The new spirit of holiday movies
After a year that churned out “Jonah Hex,” “Cop Out” and “The Box,” no one is expecting Hollywood to explore the true meaning of the holidays or whatever helps angels earn their wings.
After a year that churned out “Jonah Hex,” “Cop Out” and “The Box,” no one is expecting Hollywood to explore the true meaning of the holidays or whatever helps angels earn their wings. But without even a Santa flick or slapstick mistletoe rom-com, we’ve got to wonder — how is Hollywood planning to cash in this year?
It could be that, in 2010, audiences are too cynical about the season — or just queasy from hearing “White Christmas” since October. “People are getting sick of the commercialization of Christmas,” says Wheeler Winston Dixon, professor of film studies at the University of Nebraska. “The few fairly recent iconic Christmas movies are mostly sarcastic takes on the holiday, as in ‘Scrooged’ and ‘Deck the Halls’; films in which the holiday is something to be endured, rather than celebrated.”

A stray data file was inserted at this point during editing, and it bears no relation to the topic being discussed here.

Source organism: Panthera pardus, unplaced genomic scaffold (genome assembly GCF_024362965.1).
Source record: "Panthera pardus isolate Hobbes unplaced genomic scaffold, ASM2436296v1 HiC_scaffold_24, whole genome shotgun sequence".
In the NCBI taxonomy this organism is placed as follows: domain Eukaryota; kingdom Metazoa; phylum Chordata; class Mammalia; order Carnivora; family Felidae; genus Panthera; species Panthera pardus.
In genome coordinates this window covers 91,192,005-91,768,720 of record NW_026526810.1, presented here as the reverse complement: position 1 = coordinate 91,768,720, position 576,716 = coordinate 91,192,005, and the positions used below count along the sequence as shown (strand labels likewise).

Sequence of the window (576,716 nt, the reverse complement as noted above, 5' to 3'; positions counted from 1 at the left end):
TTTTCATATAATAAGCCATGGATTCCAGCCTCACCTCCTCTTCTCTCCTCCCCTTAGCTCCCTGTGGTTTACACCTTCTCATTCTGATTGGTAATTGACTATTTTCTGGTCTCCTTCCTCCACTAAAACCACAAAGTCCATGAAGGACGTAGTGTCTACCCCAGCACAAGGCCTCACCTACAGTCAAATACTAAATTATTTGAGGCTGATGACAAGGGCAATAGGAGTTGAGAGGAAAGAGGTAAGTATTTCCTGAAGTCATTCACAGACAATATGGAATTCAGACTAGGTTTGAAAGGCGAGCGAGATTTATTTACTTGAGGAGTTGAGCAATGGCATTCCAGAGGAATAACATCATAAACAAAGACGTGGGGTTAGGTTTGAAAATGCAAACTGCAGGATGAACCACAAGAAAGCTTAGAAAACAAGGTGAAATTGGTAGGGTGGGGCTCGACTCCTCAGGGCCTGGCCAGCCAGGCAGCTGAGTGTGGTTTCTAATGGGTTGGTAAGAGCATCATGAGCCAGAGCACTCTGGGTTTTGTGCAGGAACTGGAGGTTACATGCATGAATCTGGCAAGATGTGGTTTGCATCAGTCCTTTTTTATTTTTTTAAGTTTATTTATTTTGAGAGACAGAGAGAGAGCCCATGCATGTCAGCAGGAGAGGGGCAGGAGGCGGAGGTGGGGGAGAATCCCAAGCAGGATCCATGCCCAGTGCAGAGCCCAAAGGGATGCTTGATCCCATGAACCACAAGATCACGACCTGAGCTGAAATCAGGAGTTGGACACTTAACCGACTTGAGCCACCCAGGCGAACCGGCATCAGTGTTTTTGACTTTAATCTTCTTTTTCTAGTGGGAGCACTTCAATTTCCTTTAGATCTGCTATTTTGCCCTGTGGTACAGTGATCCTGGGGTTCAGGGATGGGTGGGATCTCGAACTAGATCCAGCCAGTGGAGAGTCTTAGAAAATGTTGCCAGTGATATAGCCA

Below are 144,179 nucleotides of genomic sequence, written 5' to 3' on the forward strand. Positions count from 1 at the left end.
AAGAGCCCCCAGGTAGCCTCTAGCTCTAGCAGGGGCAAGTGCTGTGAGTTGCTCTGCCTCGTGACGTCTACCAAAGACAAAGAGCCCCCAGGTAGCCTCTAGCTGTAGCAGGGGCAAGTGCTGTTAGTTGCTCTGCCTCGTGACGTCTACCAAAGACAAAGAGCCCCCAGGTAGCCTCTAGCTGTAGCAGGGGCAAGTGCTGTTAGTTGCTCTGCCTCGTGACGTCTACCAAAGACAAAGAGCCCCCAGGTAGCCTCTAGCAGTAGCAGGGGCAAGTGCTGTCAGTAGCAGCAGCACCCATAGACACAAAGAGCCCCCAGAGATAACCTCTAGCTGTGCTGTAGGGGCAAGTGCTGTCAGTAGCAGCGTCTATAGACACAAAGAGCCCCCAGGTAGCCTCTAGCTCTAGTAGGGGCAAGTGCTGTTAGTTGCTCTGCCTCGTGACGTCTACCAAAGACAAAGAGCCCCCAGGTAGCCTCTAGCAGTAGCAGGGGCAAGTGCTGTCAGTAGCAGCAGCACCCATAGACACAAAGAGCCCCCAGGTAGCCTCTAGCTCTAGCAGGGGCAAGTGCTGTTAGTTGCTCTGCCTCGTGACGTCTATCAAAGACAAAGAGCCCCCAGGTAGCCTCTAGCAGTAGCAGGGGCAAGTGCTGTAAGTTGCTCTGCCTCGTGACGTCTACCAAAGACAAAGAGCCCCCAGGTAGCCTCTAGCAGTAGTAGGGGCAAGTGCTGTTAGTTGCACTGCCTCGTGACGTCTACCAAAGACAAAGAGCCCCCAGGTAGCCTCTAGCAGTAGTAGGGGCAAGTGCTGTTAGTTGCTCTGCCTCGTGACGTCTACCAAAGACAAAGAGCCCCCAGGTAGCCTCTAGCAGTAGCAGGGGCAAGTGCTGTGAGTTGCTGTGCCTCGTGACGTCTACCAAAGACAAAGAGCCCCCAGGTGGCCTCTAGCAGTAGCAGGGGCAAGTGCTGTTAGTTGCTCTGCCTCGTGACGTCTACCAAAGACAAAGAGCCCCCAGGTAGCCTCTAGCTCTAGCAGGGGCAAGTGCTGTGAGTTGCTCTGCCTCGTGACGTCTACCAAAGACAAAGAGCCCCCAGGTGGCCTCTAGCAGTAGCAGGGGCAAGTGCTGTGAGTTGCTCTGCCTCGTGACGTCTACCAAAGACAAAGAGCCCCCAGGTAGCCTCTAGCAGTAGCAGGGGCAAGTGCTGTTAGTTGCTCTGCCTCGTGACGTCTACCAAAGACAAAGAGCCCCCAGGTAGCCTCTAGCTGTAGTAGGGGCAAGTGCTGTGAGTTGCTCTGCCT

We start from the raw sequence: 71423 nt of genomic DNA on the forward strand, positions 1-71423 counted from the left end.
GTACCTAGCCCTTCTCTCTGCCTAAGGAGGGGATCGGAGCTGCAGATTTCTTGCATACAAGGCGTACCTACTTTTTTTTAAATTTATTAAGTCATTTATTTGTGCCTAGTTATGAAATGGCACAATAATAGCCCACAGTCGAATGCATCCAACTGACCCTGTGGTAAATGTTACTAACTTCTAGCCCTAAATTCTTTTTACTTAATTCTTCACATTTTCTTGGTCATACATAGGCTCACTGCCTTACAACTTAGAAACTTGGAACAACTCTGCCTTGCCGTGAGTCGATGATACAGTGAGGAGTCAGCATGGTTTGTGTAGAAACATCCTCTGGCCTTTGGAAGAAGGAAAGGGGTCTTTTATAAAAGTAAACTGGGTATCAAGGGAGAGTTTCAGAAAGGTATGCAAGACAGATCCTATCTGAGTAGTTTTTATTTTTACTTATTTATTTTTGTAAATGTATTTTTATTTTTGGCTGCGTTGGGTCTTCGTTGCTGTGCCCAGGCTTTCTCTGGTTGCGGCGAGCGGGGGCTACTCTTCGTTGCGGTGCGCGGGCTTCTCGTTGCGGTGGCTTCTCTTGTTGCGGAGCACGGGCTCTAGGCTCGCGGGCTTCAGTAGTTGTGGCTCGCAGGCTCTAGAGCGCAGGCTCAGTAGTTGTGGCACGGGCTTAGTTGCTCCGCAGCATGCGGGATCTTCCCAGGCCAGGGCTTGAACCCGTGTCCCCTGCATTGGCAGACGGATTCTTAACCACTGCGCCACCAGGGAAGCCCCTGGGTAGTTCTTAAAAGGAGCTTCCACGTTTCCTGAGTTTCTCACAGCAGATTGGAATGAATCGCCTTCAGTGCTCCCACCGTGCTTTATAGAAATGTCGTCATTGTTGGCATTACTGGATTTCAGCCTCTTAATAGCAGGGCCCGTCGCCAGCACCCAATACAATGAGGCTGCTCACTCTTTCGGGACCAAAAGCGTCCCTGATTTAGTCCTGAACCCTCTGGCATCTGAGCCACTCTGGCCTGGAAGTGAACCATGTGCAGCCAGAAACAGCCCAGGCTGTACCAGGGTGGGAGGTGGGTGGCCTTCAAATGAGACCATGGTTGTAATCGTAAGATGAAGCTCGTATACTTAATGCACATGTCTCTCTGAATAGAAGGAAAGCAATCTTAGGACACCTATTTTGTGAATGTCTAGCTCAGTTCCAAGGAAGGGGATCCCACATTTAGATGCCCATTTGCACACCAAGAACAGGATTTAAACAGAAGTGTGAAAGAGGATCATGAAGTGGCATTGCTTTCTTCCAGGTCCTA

But film critic Dave White of Movies.com doubts that anything you see over the holidays — whether heart-warming or satirical — is related to audience demand. “Hit them with easy, recognizable stuff that they already know,” he says of the studios’ strategy of sending out remakes and sequels. “That’s where the money comes from. Whether or not there’s a demand for ‘Little Fockers,’ it doesn’t matter. That’s how they do things at Christmas.”